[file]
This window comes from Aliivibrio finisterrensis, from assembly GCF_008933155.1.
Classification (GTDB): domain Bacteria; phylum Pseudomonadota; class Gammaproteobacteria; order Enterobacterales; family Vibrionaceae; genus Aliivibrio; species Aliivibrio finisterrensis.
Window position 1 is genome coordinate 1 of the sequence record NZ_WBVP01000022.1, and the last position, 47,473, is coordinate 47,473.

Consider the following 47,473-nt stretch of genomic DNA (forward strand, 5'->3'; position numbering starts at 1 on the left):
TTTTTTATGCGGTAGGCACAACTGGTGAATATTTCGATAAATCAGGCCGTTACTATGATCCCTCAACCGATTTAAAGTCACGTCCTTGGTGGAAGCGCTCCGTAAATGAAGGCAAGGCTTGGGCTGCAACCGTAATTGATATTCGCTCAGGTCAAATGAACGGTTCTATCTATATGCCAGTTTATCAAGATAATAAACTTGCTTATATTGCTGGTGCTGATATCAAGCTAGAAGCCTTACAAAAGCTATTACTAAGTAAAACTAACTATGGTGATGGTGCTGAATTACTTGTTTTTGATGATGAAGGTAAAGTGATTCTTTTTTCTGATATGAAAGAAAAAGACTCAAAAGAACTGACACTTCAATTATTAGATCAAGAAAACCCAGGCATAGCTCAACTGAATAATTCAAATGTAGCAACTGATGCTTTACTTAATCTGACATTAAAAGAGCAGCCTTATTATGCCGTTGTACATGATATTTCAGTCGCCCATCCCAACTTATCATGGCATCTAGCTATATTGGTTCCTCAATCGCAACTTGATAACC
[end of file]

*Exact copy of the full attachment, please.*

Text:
This window comes from Aliivibrio finisterrensis, from assembly GCF_008933155.1.
Classification (GTDB): domain Bacteria; phylum Pseudomonadota; class Gammaproteobacteria; order Enterobacterales; family Vibrionaceae; genus Aliivibrio; species Aliivibrio finisterrensis.
Window position 1 is genome coordinate 1 of the sequence record NZ_WBVP01000022.1, and the last position, 47,473, is coordinate 47,473.

Consider the following 47,473-nt stretch of genomic DNA (forward strand, 5'->3'; position numbering starts at 1 on the left):
TTTTTTATGCGGTAGGCACAACTGGTGAATATTTCGATAAATCAGGCCGTTACTATGATCCCTCAACCGATTTAAAGTCACGTCCTTGGTGGAAGCGCTCCGTAAATGAAGGCAAGGCTTGGGCTGCAACCGTAATTGATATTCGCTCAGGTCAAATGAACGGTTCTATCTATATGCCAGTTTATCAAGATAATAAACTTGCTTATATTGCTGGTGCTGATATCAAGCTAGAAGCCTTACAAAAGCTATTACTAAGTAAAACTAACTATGGTGATGGTGCTGAATTACTTGTTTTTGATGATGAAGGTAAAGTGATTCTTTTTTCTGATATGAAAGAAAAAGACTCAAAAGAACTGACACTTCAATTATTAGATCAAGAAAACCCAGGCATAGCTCAACTGAATAATTCAAATGTAGCAACTGATGCTTTACTTAATCTGACATTAAAAGAGCAGCCTTATTATGCCGTTGTACATGATATTTCAGTCGCCCATCCCAACTTATCATGGCATCTAGCTATATTGGTTCCTCAATCGCAACTTGATAACC